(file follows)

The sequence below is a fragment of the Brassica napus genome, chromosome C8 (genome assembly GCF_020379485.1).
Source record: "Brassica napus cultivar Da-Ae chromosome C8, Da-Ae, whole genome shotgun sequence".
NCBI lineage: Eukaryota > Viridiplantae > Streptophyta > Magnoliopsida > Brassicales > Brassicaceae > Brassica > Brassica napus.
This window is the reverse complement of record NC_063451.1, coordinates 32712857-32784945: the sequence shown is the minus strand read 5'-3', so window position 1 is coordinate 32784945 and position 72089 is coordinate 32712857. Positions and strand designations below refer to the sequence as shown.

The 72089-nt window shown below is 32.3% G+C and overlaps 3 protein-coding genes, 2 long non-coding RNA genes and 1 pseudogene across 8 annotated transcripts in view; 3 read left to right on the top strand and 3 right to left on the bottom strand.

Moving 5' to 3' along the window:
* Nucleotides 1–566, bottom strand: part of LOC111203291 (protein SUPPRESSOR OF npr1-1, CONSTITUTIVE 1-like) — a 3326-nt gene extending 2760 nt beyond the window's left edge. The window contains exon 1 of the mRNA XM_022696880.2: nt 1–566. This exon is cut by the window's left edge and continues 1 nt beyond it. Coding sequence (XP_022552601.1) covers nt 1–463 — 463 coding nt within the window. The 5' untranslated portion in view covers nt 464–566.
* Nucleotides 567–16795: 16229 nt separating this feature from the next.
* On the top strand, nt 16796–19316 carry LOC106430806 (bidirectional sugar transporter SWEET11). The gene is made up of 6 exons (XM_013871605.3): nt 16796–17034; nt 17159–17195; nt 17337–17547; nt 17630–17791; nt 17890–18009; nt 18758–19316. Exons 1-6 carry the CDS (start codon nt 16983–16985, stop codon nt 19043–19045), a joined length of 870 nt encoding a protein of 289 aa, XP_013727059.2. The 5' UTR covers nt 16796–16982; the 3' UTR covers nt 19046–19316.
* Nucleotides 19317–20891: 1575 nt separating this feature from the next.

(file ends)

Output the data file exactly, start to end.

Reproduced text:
The sequence below is a fragment of the Brassica napus genome, chromosome C8 (genome assembly GCF_020379485.1).
Source record: "Brassica napus cultivar Da-Ae chromosome C8, Da-Ae, whole genome shotgun sequence".
NCBI lineage: Eukaryota > Viridiplantae > Streptophyta > Magnoliopsida > Brassicales > Brassicaceae > Brassica > Brassica napus.
This window is the reverse complement of record NC_063451.1, coordinates 32712857-32784945: the sequence shown is the minus strand read 5'-3', so window position 1 is coordinate 32784945 and position 72089 is coordinate 32712857. Positions and strand designations below refer to the sequence as shown.

The 72089-nt window shown below is 32.3% G+C and overlaps 3 protein-coding genes, 2 long non-coding RNA genes and 1 pseudogene across 8 annotated transcripts in view; 3 read left to right on the top strand and 3 right to left on the bottom strand.

Moving 5' to 3' along the window:
* Nucleotides 1–566, bottom strand: part of LOC111203291 (protein SUPPRESSOR OF npr1-1, CONSTITUTIVE 1-like) — a 3326-nt gene extending 2760 nt beyond the window's left edge. The window contains exon 1 of the mRNA XM_022696880.2: nt 1–566. This exon is cut by the window's left edge and continues 1 nt beyond it. Coding sequence (XP_022552601.1) covers nt 1–463 — 463 coding nt within the window. The 5' untranslated portion in view covers nt 464–566.
* Nucleotides 567–16795: 16229 nt separating this feature from the next.
* On the top strand, nt 16796–19316 carry LOC106430806 (bidirectional sugar transporter SWEET11). The gene is made up of 6 exons (XM_013871605.3): nt 16796–17034; nt 17159–17195; nt 17337–17547; nt 17630–17791; nt 17890–18009; nt 18758–19316. Exons 1-6 carry the CDS (start codon nt 16983–16985, stop codon nt 19043–19045), a joined length of 870 nt encoding a protein of 289 aa, XP_013727059.2. The 5' UTR covers nt 16796–16982; the 3' UTR covers nt 19046–19316.
* Nucleotides 19317–20891: 1575 nt separating this feature from the next.